The ankle is vulnerable to sprains because of its location and limited movements. The ligaments support the ankle by forming a strong attachment between the bones of the leg and the bones within the ankle. An ankle sprain is the sudden stretching or tearing of these ligaments supporting the ankle. Ankle sprains occur when activity makes an unusual or sudden demand on the ankle, such as excessive twisting and downward pressure placed on the ankle at the same time. The affected ankle is forced beyond its normal range of motion causing a stretching or tearing of ligaments that support it. The seriousness of the ankle sprain and its treatment will be determined by how fast or slow the ligaments were stretched.

The risk for an ankle sprain increases with activities like skateboarding, and vigorous exercise programs. Athletes who participate in sports like tennis, football, basketball, volleyball, soccer, and skiing are at greatest risk for ankle sprains. These activities put unusual demands on the ankle joint. Sudden changes in foot direction with high-impact landings, place great stress on the strength and physical limitations of the ankle.

The ankle joint provides the foot with very limited movement. It is seen as two bony bumps at the lower end of each leg bone. It is surrounded by three bones and held firmly together by numerous ligaments connecting the leg to the foot. These structures work together to give the foot the ability to move up and down. The primary movements of the ankle are called:

  • plantarflexion (pointing the foot toward the floor)
  • dorsiflexion (pointing the foot toward the ceiling)

  • inversion (facing the soles of the feet toward each other)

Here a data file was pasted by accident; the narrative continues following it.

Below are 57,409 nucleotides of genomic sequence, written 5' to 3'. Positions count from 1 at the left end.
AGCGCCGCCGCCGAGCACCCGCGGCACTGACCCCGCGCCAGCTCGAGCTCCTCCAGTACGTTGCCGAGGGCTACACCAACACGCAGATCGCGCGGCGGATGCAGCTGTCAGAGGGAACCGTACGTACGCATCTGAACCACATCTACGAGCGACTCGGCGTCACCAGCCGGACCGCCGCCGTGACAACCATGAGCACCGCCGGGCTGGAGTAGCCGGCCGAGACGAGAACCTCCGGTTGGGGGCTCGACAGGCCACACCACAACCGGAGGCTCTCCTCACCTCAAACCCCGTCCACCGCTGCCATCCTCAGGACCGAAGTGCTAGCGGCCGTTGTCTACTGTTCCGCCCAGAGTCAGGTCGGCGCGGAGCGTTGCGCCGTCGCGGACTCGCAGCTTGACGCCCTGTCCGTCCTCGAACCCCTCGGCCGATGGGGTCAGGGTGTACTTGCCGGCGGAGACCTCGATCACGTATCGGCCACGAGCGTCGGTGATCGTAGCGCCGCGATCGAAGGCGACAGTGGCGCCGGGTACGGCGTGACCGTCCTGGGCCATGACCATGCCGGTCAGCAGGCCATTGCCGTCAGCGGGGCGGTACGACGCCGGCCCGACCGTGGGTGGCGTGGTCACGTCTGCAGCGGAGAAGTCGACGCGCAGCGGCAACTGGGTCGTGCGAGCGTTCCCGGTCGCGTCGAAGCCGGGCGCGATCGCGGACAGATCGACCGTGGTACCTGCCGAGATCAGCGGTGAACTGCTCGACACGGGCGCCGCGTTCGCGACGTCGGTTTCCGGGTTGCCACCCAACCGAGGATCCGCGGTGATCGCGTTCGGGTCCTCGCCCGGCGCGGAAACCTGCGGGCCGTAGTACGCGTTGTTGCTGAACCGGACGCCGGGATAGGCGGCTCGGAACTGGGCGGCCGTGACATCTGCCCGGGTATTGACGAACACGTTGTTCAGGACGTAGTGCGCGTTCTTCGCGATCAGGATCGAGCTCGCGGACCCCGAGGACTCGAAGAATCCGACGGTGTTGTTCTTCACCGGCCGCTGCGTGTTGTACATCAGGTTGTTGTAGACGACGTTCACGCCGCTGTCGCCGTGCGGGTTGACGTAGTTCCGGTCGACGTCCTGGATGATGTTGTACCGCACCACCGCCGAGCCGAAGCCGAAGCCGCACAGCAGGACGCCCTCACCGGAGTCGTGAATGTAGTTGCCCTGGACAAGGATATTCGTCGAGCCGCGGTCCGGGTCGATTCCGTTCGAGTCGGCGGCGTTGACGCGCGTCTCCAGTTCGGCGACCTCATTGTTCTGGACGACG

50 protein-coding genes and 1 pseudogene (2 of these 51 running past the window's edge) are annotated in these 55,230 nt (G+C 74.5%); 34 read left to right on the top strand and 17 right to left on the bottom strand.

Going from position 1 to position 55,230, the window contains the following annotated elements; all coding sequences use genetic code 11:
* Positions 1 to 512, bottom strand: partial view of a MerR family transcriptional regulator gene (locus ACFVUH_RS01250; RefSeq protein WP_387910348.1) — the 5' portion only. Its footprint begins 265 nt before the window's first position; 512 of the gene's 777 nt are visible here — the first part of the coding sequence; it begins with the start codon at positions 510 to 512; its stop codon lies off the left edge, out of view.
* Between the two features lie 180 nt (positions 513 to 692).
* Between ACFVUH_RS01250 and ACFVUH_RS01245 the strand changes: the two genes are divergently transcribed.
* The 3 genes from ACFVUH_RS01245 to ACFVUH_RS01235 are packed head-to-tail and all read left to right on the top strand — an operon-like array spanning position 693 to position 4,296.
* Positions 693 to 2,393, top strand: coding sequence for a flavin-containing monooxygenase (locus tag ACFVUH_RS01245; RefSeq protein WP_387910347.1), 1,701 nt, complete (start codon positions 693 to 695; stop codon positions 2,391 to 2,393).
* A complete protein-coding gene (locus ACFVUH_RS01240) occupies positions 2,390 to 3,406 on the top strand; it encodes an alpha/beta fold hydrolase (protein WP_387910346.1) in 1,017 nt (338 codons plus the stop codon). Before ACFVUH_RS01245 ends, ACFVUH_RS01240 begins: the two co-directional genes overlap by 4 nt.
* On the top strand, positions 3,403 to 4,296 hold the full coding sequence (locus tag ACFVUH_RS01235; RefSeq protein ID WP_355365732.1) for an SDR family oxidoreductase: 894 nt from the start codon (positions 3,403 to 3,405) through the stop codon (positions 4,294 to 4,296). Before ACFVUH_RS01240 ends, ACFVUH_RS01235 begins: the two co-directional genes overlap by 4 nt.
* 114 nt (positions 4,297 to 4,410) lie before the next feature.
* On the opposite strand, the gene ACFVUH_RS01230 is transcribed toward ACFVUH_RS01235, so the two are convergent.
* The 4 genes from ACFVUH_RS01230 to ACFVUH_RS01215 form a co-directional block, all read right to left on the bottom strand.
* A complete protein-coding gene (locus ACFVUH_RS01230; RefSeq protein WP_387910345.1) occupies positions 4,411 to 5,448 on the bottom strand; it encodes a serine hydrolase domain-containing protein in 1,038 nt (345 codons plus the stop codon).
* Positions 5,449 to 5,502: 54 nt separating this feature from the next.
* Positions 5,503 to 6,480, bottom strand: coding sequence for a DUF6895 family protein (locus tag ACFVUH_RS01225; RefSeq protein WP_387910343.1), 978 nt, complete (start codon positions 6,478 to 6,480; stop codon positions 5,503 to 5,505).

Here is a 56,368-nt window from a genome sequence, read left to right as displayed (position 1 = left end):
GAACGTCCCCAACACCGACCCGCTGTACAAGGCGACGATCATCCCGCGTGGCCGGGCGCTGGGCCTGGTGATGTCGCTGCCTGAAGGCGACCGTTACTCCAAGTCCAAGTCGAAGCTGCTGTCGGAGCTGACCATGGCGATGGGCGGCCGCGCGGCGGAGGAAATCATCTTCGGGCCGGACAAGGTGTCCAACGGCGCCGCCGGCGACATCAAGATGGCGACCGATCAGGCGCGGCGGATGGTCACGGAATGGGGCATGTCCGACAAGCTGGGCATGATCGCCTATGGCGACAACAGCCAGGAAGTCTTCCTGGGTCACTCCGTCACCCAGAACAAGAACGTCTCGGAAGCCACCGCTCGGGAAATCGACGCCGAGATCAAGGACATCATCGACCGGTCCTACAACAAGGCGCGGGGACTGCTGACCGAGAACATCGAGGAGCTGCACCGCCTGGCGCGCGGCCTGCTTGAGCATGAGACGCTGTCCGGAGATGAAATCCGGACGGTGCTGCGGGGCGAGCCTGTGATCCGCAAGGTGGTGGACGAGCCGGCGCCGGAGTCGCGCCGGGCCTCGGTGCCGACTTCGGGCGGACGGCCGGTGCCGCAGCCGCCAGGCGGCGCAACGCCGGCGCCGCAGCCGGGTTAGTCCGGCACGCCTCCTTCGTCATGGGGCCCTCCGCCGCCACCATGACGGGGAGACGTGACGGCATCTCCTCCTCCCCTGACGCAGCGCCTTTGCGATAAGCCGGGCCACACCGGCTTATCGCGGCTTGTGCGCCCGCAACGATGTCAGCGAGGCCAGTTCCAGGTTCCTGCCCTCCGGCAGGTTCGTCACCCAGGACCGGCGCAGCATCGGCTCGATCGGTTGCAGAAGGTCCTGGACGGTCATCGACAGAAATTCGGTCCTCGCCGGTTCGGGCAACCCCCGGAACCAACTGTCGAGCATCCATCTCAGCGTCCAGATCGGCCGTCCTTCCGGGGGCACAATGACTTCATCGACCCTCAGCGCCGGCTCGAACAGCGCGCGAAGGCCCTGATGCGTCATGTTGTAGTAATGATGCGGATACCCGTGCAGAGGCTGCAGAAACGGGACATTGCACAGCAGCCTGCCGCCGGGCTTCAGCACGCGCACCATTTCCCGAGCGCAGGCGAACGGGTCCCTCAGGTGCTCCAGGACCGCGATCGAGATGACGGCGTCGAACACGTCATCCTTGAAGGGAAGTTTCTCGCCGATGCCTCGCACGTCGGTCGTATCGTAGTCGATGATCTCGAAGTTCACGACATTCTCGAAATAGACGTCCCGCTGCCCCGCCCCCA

• eversion (facing the soles of the feet away from each other).

Bones and Joints

Three bones come together to form the ankle joint:

  • The tibia and fibula are two parallel bones of the lower leg. These bones are attached firmly to the ankle by strong tissues called ligaments. At the ends of each bone, large bumps (each called a malleolus) can be seen on the inner and outer side of the ankle joint.

  • The talus is a smaller bone below the tibia and fibula which supports the bones of the foot. Strong ligaments connect each malleolus to the talus and other tarsal bones.

  • The tarsals are the seven strong bones that support and give structure to the foot. Their structure is similar to that of the wrist bones.

Ligaments

Healthy ligaments are strong tissues that come together from different locations and directions to provide strong support during normal foot movement. They connect bones to each other and keep ankle movements within normal limits. The ligaments in the ankle are named for their location and their ability to prevent the ankle from twisting in awkward directions. Ligaments prevent the ankle from turning inward (inversion), outward (eversion), or sliding forward excessively.

  • The anterior talofibular ligament connects the fibula to the talus. This ligament keeps the foot from turning inward or shifting too far forward..with movement